“Well, of course we must, of course we must…

“But let me start my little ramble. I did not seriously expect you to wheel me about. There is something I wish to try. If I grasp the rim of each wheel then thrust forward and down, I may be able to propel myself.”

“But, my love…”

“No discussion. When have I discussed any small matter more than once? To do so is to make it a great matter. Stand clear, madam. If I feel I can do this capably, I shall then do it publicly, as I once rode my horse to war at the siege of Mons, or skipped through the old swamps of Versailles when a-hunting with my father. And as I danced! Ah, how I danced! A king may wish to be immobile, but he must avoid any obligation to be so.”

“Louis, can you ever cease, for a moment, just a moment…”

“Cease to be monarch? Madam, you might ask the sun not to rise. Yet it will rise. Etiquette compels me. It is not the person of a prince but the constantly observed etiquette of a prince which makes another sun in this world. And the sun called Louis will rise daily over France till the blackness which is eating my leg has all of me. Etiquette is something I do understand, even better than Henry and Jeanne d’Albret. For etiquette, history and France will forgive me many things, even if God does not. Rightly they will forgive, because etiquette is an enormity. It is made up of a million tiny pieces, but it is an enormity. And etiquette requires that I never be seen as a slouch, not for a moment and not even in the last and most painful moments!”

The king thrust down on each wheel rim with his hands. The wheelchair lumbered forward, with its usual noises.

“There. It can be done with arm strength and a good grip. Of course, I will have to practise nightly for a while…”

“Oh, Louis…at your age…”

“At any age, madam! Now, I don’t need you to follow me. There are shawls over by that chair. Go and wait for me there, while I take my exercise.”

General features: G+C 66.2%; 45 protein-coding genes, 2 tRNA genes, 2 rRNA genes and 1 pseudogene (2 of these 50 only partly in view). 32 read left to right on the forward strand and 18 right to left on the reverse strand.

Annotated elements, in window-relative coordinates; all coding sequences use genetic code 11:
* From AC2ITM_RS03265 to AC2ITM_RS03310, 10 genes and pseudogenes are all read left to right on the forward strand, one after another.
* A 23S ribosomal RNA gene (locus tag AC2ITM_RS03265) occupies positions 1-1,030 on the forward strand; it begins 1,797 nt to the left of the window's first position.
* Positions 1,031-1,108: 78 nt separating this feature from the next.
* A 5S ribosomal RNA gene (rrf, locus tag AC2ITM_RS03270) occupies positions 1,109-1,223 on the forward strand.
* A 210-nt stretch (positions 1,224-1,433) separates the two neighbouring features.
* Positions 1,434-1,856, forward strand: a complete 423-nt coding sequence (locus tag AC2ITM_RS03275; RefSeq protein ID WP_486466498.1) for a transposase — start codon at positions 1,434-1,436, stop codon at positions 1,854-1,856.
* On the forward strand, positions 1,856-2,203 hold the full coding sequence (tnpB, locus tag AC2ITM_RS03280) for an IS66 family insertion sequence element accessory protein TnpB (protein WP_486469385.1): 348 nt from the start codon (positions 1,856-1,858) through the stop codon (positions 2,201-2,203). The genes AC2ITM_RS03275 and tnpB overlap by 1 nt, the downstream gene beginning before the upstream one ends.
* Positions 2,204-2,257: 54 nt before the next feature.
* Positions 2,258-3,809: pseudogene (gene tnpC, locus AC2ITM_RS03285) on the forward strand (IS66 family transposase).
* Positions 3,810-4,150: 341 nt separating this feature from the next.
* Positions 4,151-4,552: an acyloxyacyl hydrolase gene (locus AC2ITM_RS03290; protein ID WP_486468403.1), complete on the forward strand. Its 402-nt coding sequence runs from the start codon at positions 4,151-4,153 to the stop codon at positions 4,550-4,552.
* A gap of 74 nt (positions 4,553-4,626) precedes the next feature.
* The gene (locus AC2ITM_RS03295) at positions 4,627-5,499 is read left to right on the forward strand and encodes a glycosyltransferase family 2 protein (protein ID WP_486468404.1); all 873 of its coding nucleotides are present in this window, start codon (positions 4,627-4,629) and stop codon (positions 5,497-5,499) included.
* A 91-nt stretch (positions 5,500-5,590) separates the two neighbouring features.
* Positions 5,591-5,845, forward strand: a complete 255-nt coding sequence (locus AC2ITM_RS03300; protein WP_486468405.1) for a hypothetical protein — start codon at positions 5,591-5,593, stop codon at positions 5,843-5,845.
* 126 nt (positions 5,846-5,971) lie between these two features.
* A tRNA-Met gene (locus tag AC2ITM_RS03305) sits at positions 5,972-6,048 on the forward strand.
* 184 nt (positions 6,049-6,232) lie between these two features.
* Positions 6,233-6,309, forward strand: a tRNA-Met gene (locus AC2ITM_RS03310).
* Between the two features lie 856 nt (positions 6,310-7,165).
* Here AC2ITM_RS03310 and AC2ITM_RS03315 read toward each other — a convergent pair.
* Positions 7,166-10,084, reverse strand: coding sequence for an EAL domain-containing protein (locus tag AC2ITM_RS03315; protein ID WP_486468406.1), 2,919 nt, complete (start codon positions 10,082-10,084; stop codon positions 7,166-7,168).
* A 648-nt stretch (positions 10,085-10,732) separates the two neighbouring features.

“But if you should tire or fall out…with my hearing and vision so bad…”

“I have taken greater risks in war and hunting, have I not? Besides, I know how to make myself heard. A little place called Europe will vouch for that. Now…I will give myself a good half hour to advance then return. The moonlight is enough for seeing a path. Perhaps if I get as far as mid-way I shall try making a turn around the high chair there…Until later, madam.”

Madame de Maintenon sighed, walked to the side of the gallery and sat.

The king began to make his way painfully along, resting after every few thrusts forward.

For a while the lady could mark his progress and hear the squeaks and squeals from the machine, as well as the king’s cough-like groans each time he thrust down on the wheel rims. Soon he was out of range of her weak hearing and vision. She selected a shawl, laid it about her shoulders and sat back to mutter her prayers in a half-doze.

As the king inched forward, his groans became satisfied grunts; he paused less, and he was even able to thrust down before the machine had stopped moving from the previous thrust. After some twenty metres he stopped for a longer rest, and to admire how the moonlight reflected on the huge mirrored arches opposite each grand window.

Almost with enthusiasm now, the king thrust down once again on the wheel rims. The sudden sound seemed to touch off an echo. Yet the other sound was no echo. To his right, in the murk between two moonlit windows, something or someone was stirring in sleep.

The king’s first urge was to stamp his cane, which was propped between his legs. Instead, he hesitated and peered harder. Below the end of a large gilt table a tiny lamp, placed on the floor, was burning down. In its glimmer, he could just make out the curled and sleeping figure of a workman surrounded by his tools, trays and buckets.

The king was about to advance on the man and prod him when he noticed something which made him jerk back in surprise. Parked further down the wall in a strip of moonlight was a wheelchair, more rustic and flimsy than his own, and with a little tray between the seat and caster wheel where one might place utensils.

He had a very rare moment of indecision. At last he advanced on the sleeper and, drawing his cane from between his legs, gave him a soft prod.

The sleeper stirred, but did not wake.

On an impulse, the king drew off his wig and cast it on to his lap. Now he gave a second, sharper prod. The man woke in brief confusion, but quickly grew alert, in the way of poor men. He was still a youth and, as he straightened his body, the king could just see that one leg was missing a foot, and the other leg was cut off at the knee.